The inspectors are rightly prioritising the tallest buildings as these are the ones posing the greatest level of risk to their occupants. However, with lenders taking a more cautious stance than ever, those who live in smaller blocks (and, increasingly, including those whose building has no cladding at all) are finding themselves unable to sell without a valid EWS1 certificate. For these individuals, sold property prices have become irrelevant: for the moment, they are stuck with a genuinely unsaleable property.
It isn’t only those hoping to sell who are facing problems. Would-be remortgagers are being similarly affected. Lenders’ caution extends to valuations for a remortgage. The result is flat owners stuck on standard variable rate mortgages and unable to secure a lower fixed rate or tracker deals. Accounts of individuals attempting to swerve the issue by changing to a buy-to-let mortgage and renting out the property have a similar conclusion: banks are also refusing to lend on this basis.
So, what can you do if you find yourself in this sort of predicament?
First, it’s worth speaking to your freeholder. Are they doing everything they can to secure an inspection? After all, it isn’t merely an EWS1 certificate at stake; it’s also a genuine potential safety issue. It may be worth banding together with fellow residents - a residents’ committee is ideal for this if you have one - to express your concerns in a coherent and reasonable manner. In the absence of an EWS1 certificate, ask if the management committee can give you a schedule of work to indicate when the assessment might be carried out.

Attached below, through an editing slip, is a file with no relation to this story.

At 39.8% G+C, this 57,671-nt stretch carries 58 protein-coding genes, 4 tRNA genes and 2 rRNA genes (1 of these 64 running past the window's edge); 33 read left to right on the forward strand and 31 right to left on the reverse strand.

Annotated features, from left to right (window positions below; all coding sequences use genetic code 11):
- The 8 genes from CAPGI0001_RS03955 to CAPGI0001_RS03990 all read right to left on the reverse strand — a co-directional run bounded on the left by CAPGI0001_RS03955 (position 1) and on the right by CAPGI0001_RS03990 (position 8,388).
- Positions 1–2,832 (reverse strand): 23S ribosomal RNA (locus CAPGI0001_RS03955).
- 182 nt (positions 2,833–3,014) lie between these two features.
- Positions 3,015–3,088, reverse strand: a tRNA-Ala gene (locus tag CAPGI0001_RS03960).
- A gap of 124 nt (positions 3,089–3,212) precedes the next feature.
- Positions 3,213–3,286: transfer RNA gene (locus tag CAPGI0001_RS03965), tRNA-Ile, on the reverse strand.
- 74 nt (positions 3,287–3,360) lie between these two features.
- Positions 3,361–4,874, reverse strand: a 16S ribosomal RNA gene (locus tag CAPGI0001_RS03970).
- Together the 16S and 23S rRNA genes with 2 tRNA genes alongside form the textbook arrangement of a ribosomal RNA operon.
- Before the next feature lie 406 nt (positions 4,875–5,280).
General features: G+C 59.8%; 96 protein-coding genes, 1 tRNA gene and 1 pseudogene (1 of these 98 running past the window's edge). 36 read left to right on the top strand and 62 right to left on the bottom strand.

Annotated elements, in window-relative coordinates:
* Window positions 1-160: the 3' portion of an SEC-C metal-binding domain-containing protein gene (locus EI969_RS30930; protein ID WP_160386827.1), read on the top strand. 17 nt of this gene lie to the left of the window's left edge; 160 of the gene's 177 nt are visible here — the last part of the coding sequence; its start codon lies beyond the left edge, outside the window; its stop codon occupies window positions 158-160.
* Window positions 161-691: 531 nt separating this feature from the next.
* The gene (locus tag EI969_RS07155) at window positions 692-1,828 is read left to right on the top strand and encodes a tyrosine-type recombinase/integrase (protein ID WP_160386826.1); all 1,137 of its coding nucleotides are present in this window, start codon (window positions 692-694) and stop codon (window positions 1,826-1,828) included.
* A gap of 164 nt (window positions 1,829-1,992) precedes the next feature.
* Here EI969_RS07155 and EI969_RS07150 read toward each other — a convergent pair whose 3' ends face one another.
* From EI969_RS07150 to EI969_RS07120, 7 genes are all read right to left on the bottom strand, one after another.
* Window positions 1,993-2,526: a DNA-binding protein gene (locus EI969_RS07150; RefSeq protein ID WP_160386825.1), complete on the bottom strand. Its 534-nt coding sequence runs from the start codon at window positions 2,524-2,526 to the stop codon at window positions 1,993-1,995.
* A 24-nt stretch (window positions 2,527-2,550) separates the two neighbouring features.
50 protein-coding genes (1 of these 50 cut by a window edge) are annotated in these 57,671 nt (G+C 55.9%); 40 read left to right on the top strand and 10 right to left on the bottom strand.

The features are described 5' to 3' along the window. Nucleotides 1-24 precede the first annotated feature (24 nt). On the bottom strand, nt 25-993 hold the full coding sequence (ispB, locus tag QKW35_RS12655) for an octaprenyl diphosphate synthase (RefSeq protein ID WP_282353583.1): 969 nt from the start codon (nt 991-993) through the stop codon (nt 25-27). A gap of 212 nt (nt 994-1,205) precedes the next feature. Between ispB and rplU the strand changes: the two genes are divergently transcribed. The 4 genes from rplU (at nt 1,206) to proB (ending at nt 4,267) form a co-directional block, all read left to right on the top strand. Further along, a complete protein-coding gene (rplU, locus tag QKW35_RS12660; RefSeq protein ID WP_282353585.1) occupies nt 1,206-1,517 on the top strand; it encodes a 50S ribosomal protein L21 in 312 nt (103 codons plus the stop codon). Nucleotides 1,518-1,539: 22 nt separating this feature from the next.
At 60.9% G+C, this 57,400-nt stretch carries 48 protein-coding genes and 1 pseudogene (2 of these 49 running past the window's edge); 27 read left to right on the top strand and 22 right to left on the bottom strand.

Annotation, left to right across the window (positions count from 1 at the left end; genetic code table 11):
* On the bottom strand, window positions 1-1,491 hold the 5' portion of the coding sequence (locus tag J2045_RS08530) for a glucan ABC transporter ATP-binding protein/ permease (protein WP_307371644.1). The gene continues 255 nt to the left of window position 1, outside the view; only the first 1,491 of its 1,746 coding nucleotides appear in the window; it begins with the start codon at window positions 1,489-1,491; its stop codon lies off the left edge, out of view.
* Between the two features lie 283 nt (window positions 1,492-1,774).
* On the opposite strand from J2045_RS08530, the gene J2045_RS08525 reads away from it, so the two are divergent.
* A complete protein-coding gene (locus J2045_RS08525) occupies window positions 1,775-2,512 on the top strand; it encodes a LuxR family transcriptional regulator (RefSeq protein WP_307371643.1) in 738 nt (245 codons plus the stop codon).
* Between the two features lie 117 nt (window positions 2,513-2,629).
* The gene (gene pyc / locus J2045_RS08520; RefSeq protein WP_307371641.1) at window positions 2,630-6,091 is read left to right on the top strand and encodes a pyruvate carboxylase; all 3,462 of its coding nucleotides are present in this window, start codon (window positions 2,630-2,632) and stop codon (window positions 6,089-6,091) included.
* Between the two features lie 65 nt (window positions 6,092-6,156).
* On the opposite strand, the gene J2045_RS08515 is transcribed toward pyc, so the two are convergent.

Secondly, speak to mortgage brokers. With buildings of fewer than six storeys, you may find that a broker can turn up a lender willing to lend without an EWS1 certificate. This may be more likely if your building has a current fire risk assessment that shows no specific problems.
Thirdly, if your freeholder actually manages to obtain an EWS1 certificate, make sure you highlight its existence to your mortgage provider, estate agent, solicitor handling the property sale and any other interested party. Although many of the reports of sales stymied by the absence of an EWS1 certificate indicate that problems tend to occur quite late on in the transaction, it’s quite possible that other potential sales never get off the ground due to concerns over fire safety. A current EWS1 certificate indicating no issues as to building construction can justifiably go a long way towards ameliorating those concerns. However, bear in mind that five-year duration already mentioned. EWS1 certificates are a new beast. This means that it’s hard to know whether it will be easier to sell a property that has an expired certificate than one that has never had one but a prudent individual might anticipate a certain level of difficulty. This may affect when (or if) you choose to market a property for sale.
Finally, if you really need to sell and buyers needing a mortgage can't proceed due to the absence of an EWS1 certificate, you may strike it lucky with a cash purchaser. Of course, you'll almost certainly need to accept a lower price but if this is the difference between selling and not selling, you may think it worth it.